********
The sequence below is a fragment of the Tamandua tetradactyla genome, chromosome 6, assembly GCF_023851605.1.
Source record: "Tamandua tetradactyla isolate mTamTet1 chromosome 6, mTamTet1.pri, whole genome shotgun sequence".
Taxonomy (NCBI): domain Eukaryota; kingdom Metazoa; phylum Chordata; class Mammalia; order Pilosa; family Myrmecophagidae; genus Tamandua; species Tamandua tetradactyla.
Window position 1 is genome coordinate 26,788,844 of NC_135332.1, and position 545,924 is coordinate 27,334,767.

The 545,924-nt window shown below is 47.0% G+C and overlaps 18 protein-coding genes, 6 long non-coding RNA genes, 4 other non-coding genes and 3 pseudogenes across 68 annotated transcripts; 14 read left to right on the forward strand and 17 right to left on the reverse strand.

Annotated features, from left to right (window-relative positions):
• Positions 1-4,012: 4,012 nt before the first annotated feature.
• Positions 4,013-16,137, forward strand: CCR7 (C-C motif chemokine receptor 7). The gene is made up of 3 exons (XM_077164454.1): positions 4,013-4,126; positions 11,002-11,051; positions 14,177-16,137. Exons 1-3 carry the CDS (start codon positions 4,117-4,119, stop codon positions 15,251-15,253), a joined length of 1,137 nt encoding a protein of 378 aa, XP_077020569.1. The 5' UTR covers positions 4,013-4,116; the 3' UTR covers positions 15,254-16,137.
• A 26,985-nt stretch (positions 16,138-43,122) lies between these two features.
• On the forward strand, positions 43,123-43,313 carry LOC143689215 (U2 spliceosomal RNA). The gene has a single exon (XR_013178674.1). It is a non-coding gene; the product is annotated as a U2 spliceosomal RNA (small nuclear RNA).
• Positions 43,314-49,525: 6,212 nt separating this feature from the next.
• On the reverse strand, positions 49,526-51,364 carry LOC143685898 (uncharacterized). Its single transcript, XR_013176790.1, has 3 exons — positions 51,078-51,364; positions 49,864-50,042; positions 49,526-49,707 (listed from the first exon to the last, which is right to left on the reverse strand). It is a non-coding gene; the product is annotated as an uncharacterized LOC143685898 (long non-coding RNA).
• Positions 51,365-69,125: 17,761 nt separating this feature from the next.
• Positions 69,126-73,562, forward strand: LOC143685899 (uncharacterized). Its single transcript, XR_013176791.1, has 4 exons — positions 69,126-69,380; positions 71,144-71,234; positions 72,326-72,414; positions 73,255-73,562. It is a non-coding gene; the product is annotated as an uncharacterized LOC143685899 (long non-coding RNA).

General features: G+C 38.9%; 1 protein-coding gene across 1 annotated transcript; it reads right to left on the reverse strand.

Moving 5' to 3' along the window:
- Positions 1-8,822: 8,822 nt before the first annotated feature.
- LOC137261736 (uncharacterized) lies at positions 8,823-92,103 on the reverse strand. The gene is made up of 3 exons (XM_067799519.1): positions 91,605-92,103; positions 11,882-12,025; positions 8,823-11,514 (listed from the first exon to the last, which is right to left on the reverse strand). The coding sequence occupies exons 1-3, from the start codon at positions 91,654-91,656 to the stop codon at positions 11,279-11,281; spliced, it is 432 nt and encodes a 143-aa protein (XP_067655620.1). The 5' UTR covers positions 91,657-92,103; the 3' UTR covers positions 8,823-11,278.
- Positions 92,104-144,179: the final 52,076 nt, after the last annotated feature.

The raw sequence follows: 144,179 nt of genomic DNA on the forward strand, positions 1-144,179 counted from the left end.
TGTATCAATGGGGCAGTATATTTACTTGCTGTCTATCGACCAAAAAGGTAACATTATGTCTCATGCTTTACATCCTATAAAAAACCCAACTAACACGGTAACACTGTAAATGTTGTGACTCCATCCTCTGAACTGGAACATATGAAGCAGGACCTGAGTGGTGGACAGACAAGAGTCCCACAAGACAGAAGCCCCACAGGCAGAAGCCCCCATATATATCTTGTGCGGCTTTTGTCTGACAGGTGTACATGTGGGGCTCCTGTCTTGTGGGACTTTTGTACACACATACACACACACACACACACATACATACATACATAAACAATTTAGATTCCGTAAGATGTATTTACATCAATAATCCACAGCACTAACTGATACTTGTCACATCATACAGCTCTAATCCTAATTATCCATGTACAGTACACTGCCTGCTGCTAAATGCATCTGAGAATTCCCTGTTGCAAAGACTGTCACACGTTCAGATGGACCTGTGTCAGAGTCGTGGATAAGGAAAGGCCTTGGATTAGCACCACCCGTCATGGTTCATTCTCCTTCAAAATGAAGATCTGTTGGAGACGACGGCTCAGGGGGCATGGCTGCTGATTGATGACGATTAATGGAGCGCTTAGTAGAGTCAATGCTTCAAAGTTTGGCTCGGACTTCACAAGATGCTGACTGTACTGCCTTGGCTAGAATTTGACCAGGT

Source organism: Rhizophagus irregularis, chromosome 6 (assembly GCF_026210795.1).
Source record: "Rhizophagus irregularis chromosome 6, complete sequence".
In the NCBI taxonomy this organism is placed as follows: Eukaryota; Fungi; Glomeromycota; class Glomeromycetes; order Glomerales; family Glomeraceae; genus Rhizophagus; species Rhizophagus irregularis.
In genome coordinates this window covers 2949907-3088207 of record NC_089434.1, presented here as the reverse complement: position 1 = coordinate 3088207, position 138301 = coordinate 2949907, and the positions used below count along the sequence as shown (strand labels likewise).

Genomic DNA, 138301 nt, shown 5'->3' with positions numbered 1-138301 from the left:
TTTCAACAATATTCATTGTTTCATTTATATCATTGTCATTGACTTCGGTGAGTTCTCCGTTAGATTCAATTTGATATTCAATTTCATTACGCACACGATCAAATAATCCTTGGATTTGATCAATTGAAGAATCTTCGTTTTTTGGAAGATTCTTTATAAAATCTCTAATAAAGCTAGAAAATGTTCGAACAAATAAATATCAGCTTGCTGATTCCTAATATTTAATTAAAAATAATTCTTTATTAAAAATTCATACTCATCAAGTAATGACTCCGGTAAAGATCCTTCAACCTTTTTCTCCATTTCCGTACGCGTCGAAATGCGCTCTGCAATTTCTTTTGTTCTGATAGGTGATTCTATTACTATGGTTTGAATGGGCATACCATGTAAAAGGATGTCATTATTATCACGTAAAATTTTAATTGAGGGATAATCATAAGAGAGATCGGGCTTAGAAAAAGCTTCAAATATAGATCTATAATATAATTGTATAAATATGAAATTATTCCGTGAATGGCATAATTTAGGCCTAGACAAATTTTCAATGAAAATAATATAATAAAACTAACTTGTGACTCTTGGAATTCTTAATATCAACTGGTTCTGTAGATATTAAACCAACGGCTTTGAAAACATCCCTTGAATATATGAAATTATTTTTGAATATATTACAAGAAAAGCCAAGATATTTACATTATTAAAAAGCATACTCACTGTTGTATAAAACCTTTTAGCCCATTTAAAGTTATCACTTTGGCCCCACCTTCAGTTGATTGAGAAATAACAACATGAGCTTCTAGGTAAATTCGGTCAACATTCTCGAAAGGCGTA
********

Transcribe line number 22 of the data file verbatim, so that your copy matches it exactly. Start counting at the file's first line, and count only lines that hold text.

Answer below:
Source organism: Rhizophagus irregularis, chromosome 6 (assembly GCF_026210795.1).